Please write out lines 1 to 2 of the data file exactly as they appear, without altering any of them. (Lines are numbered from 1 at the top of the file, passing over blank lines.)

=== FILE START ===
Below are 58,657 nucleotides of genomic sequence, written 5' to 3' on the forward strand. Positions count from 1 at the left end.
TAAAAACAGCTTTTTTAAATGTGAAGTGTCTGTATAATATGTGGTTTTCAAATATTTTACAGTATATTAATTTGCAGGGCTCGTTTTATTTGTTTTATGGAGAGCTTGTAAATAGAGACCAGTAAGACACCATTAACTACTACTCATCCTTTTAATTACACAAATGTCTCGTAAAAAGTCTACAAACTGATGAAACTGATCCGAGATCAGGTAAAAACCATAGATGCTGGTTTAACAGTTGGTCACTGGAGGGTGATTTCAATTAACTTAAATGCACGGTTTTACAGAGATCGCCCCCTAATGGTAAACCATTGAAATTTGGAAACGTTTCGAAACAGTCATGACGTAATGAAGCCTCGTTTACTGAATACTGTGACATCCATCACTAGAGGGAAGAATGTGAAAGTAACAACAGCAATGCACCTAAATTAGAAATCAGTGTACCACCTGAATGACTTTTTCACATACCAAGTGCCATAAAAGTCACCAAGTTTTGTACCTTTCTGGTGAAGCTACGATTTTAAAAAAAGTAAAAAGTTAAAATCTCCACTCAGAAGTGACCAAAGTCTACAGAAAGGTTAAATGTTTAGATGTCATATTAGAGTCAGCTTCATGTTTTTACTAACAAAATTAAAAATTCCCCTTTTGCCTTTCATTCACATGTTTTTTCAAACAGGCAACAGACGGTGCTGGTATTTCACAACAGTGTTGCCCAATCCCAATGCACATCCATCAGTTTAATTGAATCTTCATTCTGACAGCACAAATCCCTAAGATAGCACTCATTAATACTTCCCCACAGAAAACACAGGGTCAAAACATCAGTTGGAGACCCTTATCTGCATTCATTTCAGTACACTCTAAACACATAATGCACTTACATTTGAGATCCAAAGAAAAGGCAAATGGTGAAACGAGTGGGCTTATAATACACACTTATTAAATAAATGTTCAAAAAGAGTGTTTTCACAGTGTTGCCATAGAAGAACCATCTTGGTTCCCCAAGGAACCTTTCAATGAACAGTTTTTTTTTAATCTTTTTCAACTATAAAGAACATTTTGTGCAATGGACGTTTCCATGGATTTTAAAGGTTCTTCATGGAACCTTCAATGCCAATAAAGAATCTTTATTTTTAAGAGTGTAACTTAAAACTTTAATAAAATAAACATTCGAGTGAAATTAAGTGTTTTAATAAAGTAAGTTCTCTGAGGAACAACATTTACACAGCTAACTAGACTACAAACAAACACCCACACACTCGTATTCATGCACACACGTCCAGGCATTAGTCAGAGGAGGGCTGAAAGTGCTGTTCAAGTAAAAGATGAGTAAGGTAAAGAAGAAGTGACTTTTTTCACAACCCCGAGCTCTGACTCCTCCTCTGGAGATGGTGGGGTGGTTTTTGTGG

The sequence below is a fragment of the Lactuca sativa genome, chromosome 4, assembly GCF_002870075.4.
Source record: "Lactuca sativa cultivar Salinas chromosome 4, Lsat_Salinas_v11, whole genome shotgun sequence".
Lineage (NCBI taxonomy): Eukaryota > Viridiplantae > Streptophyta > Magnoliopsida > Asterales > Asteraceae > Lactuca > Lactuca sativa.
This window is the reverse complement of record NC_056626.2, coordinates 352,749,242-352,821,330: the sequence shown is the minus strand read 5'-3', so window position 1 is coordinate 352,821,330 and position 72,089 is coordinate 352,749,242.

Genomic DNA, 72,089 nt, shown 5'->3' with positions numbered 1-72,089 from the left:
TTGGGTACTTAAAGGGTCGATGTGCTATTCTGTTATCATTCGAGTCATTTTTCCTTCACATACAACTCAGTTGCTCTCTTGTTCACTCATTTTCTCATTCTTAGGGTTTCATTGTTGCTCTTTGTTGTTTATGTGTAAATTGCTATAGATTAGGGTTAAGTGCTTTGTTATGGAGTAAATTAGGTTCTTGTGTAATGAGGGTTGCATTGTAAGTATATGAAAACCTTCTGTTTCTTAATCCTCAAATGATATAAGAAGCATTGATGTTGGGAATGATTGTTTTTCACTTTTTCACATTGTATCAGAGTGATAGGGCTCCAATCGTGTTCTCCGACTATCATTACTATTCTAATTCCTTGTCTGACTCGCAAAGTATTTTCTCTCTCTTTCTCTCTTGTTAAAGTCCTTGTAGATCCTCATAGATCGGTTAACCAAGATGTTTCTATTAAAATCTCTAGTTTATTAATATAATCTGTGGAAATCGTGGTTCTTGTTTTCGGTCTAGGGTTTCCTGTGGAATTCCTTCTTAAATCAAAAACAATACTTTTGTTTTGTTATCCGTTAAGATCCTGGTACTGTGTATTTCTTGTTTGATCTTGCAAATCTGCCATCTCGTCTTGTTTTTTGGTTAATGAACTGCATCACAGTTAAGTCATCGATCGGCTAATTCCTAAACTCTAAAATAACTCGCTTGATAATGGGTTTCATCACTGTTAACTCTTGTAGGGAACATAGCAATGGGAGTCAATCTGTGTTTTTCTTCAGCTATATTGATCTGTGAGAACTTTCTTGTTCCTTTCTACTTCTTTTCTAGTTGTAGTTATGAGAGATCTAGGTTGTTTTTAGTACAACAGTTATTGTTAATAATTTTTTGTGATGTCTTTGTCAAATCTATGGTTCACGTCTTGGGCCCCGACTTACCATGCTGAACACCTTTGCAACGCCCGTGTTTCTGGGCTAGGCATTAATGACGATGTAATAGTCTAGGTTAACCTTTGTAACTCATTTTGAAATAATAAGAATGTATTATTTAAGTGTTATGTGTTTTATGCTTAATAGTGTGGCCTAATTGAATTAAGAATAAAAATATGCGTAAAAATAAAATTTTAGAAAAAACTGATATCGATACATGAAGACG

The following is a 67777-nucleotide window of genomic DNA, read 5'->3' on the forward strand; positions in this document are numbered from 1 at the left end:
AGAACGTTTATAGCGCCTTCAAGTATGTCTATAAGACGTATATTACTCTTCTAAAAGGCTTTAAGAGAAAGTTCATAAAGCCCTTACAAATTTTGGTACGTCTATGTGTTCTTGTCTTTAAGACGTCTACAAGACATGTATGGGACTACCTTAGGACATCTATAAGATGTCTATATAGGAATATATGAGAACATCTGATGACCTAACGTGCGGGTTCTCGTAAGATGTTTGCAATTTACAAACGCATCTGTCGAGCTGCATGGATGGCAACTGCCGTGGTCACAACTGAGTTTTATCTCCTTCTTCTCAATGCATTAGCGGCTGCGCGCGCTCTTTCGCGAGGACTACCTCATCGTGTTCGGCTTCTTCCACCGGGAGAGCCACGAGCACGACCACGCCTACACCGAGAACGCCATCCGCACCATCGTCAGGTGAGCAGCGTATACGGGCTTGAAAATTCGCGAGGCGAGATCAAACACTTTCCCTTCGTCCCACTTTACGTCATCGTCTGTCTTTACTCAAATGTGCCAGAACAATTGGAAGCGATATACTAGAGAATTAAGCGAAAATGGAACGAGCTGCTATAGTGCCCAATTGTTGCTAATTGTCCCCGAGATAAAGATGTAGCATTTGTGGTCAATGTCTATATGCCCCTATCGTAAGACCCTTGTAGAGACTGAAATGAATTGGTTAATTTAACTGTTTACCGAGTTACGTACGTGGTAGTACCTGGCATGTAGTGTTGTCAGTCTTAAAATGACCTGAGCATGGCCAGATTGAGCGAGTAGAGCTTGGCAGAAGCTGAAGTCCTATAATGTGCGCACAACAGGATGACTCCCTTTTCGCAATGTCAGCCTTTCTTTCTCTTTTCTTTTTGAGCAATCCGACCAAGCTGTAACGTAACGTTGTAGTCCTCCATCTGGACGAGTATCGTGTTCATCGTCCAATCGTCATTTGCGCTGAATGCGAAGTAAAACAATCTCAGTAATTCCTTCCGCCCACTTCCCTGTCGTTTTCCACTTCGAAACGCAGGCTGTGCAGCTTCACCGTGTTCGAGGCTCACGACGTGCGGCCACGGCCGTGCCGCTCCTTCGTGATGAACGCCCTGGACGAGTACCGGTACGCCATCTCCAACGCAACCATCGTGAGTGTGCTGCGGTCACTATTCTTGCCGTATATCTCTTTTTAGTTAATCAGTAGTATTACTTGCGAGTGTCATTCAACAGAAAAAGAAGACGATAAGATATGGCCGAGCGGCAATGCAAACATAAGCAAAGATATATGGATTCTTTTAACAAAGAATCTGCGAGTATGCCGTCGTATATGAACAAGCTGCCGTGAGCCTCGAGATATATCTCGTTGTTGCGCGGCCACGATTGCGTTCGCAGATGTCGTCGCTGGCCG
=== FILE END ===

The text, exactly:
Below are 58,657 nucleotides of genomic sequence, written 5' to 3' on the forward strand. Positions count from 1 at the left end.
TAAAAACAGCTTTTTTAAATGTGAAGTGTCTGTATAATATGTGGTTTTCAAATATTTTACAGTATATTAATTTGCAGGGCTCGTTTTATTTGTTTTATGGAGAGCTTGTAAATAGAGACCAGTAAGACACCATTAACTACTACTCATCCTTTTAATTACACAAATGTCTCGTAAAAAGTCTACAAACTGATGAAACTGATCCGAGATCAGGTAAAAACCATAGATGCTGGTTTAACAGTTGGTCACTGGAGGGTGATTTCAATTAACTTAAATGCACGGTTTTACAGAGATCGCCCCCTAATGGTAAACCATTGAAATTTGGAAACGTTTCGAAACAGTCATGACGTAATGAAGCCTCGTTTACTGAATACTGTGACATCCATCACTAGAGGGAAGAATGTGAAAGTAACAACAGCAATGCACCTAAATTAGAAATCAGTGTACCACCTGAATGACTTTTTCACATACCAAGTGCCATAAAAGTCACCAAGTTTTGTACCTTTCTGGTGAAGCTACGATTTTAAAAAAAGTAAAAAGTTAAAATCTCCACTCAGAAGTGACCAAAGTCTACAGAAAGGTTAAATGTTTAGATGTCATATTAGAGTCAGCTTCATGTTTTTACTAACAAAATTAAAAATTCCCCTTTTGCCTTTCATTCACATGTTTTTTCAAACAGGCAACAGACGGTGCTGGTATTTCACAACAGTGTTGCCCAATCCCAATGCACATCCATCAGTTTAATTGAATCTTCATTCTGACAGCACAAATCCCTAAGATAGCACTCATTAATACTTCCCCACAGAAAACACAGGGTCAAAACATCAGTTGGAGACCCTTATCTGCATTCATTTCAGTACACTCTAAACACATAATGCACTTACATTTGAGATCCAAAGAAAAGGCAAATGGTGAAACGAGTGGGCTTATAATACACACTTATTAAATAAATGTTCAAAAAGAGTGTTTTCACAGTGTTGCCATAGAAGAACCATCTTGGTTCCCCAAGGAACCTTTCAATGAACAGTTTTTTTTTAATCTTTTTCAACTATAAAGAACATTTTGTGCAATGGACGTTTCCATGGATTTTAAAGGTTCTTCATGGAACCTTCAATGCCAATAAAGAATCTTTATTTTTAAGAGTGTAACTTAAAACTTTAATAAAATAAACATTCGAGTGAAATTAAGTGTTTTAATAAAGTAAGTTCTCTGAGGAACAACATTTACACAGCTAACTAGACTACAAACAAACACCCACACACTCGTATTCATGCACACACGTCCAGGCATTAGTCAGAGGAGGGCTGAAAGTGCTGTTCAAGTAAAAGATGAGTAAGGTAAAGAAGAAGTGACTTTTTTCACAACCCCGAGCTCTGACTCCTCCTCTGGAGATGGTGGGGTGGTTTTTGTGG